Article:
In the Year of the Boar and Jackie Robinson Chapter 4
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April: A Hungry Ghost
Our girl's pretty much on her own at school, and Shirley feels really lonely after a while. No one pays attention to her, and she can still only speak a few words of English.
She sees a bunch of kids playing stoop ball and shies away…
Just then, though, a kid name Joseph asks her to play. Yay. Not everyone's excited about having Shirley on the team, and she doesn't play well, but she is still super happy to be part of the action.
Even though Shirley can't play baseball for beans, she loves being included and wants to make friends.
The next day, everyone in class—except Shirley—has to recite a poem. Determined to be part of her class, Shirley learns one anyway, memorizing one of her father's records.
Everyone's surprised when she stands up and recites the poem, and Shirley's dismayed when they start laughing.
She's super-embarrassed. What went wrong? It turns out that Shirley was mimicking a record of Mickey Mouse and his pals. She feels humiliated and sulks a lot.
In an effort to cheer her daughter up, Shirley's mother signs Shirley up for piano lessons. Shirley trains with Señora Rodriguez, the landlady; she hates playing piano.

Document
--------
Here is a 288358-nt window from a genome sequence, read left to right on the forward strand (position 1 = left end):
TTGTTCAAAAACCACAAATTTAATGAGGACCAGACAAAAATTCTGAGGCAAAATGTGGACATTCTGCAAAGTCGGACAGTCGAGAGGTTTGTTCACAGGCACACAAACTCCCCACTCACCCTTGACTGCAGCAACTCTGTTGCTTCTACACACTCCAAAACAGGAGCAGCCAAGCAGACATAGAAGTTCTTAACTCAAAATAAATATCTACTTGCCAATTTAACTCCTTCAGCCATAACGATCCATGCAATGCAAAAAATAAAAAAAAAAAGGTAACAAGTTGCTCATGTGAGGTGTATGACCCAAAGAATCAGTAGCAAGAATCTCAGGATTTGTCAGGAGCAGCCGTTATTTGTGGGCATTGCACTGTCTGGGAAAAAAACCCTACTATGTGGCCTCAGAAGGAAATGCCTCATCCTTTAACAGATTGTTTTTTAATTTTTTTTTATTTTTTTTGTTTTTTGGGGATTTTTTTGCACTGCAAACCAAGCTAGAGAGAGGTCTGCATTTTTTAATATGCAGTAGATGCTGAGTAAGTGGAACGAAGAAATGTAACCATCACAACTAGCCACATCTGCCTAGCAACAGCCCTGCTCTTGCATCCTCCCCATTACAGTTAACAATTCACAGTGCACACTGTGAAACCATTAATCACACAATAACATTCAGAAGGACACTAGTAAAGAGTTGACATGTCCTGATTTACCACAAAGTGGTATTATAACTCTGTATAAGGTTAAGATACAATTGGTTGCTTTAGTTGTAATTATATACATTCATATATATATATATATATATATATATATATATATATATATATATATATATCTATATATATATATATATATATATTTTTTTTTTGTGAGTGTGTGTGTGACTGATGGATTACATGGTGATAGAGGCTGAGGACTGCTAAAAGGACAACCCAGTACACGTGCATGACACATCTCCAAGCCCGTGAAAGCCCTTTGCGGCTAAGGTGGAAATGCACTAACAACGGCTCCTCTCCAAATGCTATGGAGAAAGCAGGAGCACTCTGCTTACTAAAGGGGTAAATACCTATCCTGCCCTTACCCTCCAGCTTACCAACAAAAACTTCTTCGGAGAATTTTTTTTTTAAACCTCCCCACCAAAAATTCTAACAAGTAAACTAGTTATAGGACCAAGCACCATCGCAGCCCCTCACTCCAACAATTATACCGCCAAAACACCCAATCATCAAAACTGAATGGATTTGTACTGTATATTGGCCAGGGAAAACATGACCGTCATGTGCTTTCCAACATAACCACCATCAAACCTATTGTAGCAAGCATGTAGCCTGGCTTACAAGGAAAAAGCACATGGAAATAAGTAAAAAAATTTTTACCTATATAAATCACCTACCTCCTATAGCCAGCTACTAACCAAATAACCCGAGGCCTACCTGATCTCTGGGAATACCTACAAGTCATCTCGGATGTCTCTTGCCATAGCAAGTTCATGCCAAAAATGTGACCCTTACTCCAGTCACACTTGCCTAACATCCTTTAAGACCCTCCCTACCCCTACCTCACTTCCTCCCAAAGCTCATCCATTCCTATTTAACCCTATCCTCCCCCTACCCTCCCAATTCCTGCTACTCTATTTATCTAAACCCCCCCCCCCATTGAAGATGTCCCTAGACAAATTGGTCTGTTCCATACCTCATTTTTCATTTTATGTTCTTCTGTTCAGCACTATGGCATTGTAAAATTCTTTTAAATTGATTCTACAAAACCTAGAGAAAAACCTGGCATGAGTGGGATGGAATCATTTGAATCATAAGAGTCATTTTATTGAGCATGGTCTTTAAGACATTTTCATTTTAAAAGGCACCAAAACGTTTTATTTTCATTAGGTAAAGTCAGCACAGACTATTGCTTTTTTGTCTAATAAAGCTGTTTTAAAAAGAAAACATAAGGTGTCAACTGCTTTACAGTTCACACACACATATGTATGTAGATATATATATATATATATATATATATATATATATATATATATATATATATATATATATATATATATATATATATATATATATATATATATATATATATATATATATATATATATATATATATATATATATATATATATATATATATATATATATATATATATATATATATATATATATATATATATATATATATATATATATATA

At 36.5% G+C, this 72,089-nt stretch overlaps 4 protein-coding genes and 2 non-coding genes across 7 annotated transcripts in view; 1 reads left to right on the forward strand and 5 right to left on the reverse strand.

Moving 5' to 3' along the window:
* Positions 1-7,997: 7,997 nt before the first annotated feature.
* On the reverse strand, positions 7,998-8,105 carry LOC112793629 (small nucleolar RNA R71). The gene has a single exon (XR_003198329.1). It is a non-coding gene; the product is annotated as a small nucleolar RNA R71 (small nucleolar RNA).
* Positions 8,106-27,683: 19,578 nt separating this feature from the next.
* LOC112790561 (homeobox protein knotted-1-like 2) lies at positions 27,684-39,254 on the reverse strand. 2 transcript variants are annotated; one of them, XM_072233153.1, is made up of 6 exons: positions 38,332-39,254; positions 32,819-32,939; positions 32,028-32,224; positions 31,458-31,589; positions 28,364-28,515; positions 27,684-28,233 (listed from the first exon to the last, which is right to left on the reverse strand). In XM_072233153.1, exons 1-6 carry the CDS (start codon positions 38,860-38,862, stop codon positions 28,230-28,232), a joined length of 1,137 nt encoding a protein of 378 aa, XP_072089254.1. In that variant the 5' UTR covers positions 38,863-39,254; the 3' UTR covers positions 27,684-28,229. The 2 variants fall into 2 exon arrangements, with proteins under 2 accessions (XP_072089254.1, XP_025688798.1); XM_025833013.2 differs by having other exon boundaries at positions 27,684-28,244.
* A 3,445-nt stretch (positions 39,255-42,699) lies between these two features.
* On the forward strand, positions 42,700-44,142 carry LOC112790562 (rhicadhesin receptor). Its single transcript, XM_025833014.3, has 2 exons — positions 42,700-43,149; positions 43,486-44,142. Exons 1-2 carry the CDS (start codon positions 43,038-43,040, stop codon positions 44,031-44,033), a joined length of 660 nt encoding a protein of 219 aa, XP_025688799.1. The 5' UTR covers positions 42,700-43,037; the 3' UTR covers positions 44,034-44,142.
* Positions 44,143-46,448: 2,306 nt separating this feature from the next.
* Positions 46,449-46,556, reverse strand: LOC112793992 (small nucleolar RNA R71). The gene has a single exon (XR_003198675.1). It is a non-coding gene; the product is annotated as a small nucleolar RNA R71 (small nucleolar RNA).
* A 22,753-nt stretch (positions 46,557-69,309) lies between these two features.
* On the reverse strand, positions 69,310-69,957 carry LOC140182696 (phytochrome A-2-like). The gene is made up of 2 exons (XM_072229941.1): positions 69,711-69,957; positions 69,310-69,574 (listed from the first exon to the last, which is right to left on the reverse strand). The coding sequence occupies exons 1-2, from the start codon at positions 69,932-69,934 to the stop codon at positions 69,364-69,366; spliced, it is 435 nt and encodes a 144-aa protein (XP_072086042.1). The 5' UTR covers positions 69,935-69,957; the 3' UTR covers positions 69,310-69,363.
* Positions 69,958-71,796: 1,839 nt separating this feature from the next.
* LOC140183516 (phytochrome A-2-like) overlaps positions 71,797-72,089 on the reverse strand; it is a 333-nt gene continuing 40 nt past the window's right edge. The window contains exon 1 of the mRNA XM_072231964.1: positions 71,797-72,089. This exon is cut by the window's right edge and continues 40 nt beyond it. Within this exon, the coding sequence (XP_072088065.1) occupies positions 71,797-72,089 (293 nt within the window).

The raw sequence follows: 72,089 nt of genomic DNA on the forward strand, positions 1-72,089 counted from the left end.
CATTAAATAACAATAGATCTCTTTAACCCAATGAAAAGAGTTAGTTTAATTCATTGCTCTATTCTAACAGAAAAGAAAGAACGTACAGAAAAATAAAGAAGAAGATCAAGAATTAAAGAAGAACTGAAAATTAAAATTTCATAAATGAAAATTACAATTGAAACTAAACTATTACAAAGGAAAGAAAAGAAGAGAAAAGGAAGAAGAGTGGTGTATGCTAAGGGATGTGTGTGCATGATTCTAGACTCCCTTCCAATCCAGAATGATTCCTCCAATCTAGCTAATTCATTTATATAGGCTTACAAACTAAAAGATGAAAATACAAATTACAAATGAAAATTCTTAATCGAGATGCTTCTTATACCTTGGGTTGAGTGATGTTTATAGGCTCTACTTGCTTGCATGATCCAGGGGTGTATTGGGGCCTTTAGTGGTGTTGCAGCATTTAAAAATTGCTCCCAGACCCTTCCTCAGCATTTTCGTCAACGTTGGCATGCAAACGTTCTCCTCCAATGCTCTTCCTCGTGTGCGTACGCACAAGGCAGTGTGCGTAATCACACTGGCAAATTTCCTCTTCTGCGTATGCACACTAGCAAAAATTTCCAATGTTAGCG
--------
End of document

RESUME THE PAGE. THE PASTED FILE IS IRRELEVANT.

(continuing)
To her surprise, the day is livened up by the presence of Señora Rodriguez's parrot, Toscanini, who chants the name of the correct note if Shirley plays it. Cool trick, right?
Shirley and the Señora begin to sing along and she starts to enjoy her lessons a bit… but still, Shirley feels lonely at school. She has no friends to complain to….
… but then Shirley spies another Chinese girl at school. She's so psyched about having a friend who knows her world, and is shocked to discover that the other girl doesn't speak Chinese and is American.
During spring break, Shirley mopes about, until her father gives her roller skates. She tries to learn to skate, but instead she just falls and winds up with lots of bruises.
When her mother demands the skates back, Shirley cries. Her mom relents and says her father can skate with her, but independent Shirley isn't having it.